What is PPIE?

This section explains what we mean by involvement and engagement, why it’s so important and who can get involved.

What is Patient and Public Involvement and Engagement (PPIE)?

Patient and public involvement and engagement (PPIE) describes the different ways in which members of the public can inform and shape research.

PPIE is different to research participation where members of the public can directly take part in a study, for example by being given a new treatment as part of a clinical trial.

Public involvement describes when members of the public use their views and personal experience of illness and treatment to help to prioritise, plan, deliver, evaluate and share health and social care research.

“Public involvement in research is research being carried out ‘with’ or ‘by’ members of the public rather than ‘to’, ‘about’ or ‘for’ them.”

National Institute for Health Research

Public engagement refers to activities or events where information about, and findings from, our research are shared with the public.

“Public engagement describes the myriad of ways in which the activity and benefits of…research can be shared with the public. Engagement is by definition a two-way process, involving interaction and listening, with the goal of generating mutual benefit.”

National Coordinating Centre for Public Engagement

Why do we value PPIE?

The University of Birmingham aims to do ‘research that matters’, which means research that makes a real difference to the lives of the people it is intended to benefit. Here in the College of Medical and Dental Sciences, we involve and engage patients and the public with our work to understand what is important to them, to make sure our research is relevant and carried out appropriately. Find out about the breadth of involvement happening across the College.

“No matter how complicated the research, or how brilliant the researcher, patients and the public always offer unique, invaluable insights. Their advice when designing, implementing and evaluating research invariably makes studies more effective, more credible and often more cost efficient as well.”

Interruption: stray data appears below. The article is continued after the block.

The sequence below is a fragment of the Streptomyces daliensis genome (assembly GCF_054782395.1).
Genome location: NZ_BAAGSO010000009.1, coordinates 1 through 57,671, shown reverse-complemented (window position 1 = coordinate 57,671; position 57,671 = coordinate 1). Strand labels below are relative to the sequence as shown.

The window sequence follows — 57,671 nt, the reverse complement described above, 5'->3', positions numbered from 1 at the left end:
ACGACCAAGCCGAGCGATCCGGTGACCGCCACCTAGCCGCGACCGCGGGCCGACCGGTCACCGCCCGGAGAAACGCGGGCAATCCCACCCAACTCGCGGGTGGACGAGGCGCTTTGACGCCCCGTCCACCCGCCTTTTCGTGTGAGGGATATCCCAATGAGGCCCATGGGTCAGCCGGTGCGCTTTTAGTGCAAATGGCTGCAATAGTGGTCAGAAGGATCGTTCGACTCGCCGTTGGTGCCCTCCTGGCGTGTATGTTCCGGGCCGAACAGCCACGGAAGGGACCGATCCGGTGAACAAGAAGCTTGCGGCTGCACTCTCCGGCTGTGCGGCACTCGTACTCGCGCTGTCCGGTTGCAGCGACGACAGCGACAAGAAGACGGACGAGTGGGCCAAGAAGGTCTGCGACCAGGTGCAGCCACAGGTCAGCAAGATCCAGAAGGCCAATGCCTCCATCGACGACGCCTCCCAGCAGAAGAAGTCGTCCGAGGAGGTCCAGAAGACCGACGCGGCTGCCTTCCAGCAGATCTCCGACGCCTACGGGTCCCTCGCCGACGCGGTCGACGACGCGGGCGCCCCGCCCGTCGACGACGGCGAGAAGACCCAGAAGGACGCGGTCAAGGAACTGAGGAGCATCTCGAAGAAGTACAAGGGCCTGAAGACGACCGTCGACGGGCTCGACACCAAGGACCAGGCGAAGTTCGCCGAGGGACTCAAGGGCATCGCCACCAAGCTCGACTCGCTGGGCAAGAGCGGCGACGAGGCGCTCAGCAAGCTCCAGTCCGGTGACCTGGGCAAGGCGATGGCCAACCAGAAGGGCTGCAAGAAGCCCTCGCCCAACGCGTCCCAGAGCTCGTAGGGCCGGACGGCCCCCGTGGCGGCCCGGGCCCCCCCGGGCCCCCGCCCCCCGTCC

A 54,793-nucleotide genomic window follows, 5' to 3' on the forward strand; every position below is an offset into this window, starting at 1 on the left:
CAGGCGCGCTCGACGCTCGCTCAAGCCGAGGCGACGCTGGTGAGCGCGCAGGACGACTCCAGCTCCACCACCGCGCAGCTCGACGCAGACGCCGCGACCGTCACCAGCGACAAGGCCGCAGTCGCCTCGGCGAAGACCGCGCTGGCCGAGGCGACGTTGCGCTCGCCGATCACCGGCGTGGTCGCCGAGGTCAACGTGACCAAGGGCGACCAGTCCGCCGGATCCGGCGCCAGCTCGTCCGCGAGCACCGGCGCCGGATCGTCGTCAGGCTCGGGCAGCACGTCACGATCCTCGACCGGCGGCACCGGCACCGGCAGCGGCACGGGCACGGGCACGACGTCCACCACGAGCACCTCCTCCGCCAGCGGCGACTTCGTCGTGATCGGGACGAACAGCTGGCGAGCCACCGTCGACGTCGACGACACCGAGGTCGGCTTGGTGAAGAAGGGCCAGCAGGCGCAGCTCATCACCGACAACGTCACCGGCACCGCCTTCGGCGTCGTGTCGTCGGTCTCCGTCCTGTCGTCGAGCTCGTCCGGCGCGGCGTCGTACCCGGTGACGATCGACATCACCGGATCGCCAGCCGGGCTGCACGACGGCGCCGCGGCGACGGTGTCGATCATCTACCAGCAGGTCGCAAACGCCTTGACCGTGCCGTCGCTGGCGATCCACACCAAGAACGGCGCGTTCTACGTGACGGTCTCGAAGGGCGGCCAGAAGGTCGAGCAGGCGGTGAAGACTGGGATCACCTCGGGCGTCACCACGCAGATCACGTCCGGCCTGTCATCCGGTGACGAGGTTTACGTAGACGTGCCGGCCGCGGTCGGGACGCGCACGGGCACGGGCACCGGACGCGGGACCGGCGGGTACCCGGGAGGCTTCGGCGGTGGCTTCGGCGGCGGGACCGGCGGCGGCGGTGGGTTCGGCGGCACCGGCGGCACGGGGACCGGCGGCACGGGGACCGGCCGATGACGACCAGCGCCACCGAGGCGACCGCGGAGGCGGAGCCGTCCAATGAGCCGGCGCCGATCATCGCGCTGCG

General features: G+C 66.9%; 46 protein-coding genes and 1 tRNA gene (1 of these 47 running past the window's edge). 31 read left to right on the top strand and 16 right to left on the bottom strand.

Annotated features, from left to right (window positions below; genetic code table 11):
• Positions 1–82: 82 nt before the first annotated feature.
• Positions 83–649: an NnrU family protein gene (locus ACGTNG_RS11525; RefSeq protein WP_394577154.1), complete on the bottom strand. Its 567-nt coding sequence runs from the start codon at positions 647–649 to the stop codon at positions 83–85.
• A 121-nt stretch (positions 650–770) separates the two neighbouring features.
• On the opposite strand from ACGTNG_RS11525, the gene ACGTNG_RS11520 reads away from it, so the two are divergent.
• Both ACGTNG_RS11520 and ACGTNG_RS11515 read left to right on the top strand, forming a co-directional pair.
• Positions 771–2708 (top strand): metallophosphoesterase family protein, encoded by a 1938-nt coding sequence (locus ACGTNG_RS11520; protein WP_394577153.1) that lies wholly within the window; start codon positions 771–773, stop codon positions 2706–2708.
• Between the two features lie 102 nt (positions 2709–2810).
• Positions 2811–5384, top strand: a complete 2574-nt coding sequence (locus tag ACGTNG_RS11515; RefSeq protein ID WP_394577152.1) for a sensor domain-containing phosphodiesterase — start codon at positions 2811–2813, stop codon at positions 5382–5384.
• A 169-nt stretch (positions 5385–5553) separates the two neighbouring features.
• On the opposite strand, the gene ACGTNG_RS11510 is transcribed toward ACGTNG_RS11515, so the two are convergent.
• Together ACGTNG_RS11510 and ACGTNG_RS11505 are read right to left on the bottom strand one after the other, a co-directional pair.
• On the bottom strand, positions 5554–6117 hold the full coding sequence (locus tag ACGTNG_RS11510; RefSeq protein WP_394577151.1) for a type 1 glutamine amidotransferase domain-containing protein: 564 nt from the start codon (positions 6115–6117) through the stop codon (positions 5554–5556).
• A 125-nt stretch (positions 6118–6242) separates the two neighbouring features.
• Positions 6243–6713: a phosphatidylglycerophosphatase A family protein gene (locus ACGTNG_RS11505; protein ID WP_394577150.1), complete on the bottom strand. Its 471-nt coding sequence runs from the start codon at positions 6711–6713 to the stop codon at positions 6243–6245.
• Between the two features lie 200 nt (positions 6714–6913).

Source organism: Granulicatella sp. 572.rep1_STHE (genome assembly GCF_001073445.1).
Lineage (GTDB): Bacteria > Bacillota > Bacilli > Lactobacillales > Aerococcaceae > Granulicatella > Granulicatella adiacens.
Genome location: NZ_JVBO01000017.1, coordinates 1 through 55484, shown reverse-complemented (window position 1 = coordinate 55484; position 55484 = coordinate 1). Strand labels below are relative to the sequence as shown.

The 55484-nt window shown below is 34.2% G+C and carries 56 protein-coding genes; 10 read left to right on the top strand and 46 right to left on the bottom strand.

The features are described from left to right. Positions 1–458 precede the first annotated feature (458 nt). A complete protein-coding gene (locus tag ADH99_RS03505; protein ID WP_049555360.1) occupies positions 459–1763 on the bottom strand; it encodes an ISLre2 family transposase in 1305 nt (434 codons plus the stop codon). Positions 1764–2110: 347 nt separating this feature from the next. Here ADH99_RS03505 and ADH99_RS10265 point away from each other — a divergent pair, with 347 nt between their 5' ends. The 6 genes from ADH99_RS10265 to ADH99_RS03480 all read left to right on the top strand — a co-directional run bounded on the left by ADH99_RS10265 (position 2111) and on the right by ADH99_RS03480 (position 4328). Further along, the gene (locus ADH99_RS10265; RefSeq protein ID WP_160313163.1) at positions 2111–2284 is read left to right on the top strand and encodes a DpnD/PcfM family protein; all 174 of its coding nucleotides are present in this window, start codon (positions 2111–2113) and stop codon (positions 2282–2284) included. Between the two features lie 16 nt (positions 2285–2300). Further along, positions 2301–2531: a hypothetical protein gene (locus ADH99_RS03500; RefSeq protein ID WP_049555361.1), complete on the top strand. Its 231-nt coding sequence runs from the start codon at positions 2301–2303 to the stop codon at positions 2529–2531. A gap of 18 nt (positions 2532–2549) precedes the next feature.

- Professor Dame Sally Davies,
Chief Medical Officer (2011-2019)

As well as positively impacting the outcomes of research, PPIE can also have many benefits for those taking part and those doing the research.

Benefits to patients and the public contributing to PPIE include:

  • Opportunities to give back and use healthcare experiences to improve things for others,
  • New skills, knowledge, experiences and chance to meet new people,
  • Enjoyment and satisfaction and a chance to raise awareness with the public.

Benefits for researchers and others supporting PPIE include:

  • Improved relationships with communities and increased public trust,
  • Increased credibility and recognition from the public, funders, peers and other stakeholders,
  • More efficient, effective and impactful research.

Who can get involved?

Anyone can get involved it PPIE. We usually refer to people who are involved in our research as public contributors.

When we say ‘public contributors’, we include:

  • Patients, potential patients and those directly affected by the topic being researched;
  • Carers, friends and family of patients and members of the community who have lived experience of being close to someone affected by the topic being researched;
  • People from organisations that represent affected people.

We encourage and support research teams to prioritise equality, diversity and inclusion. We aim for involvement opportunities to be accessible to all and we will actively promote them to groups in our local communities.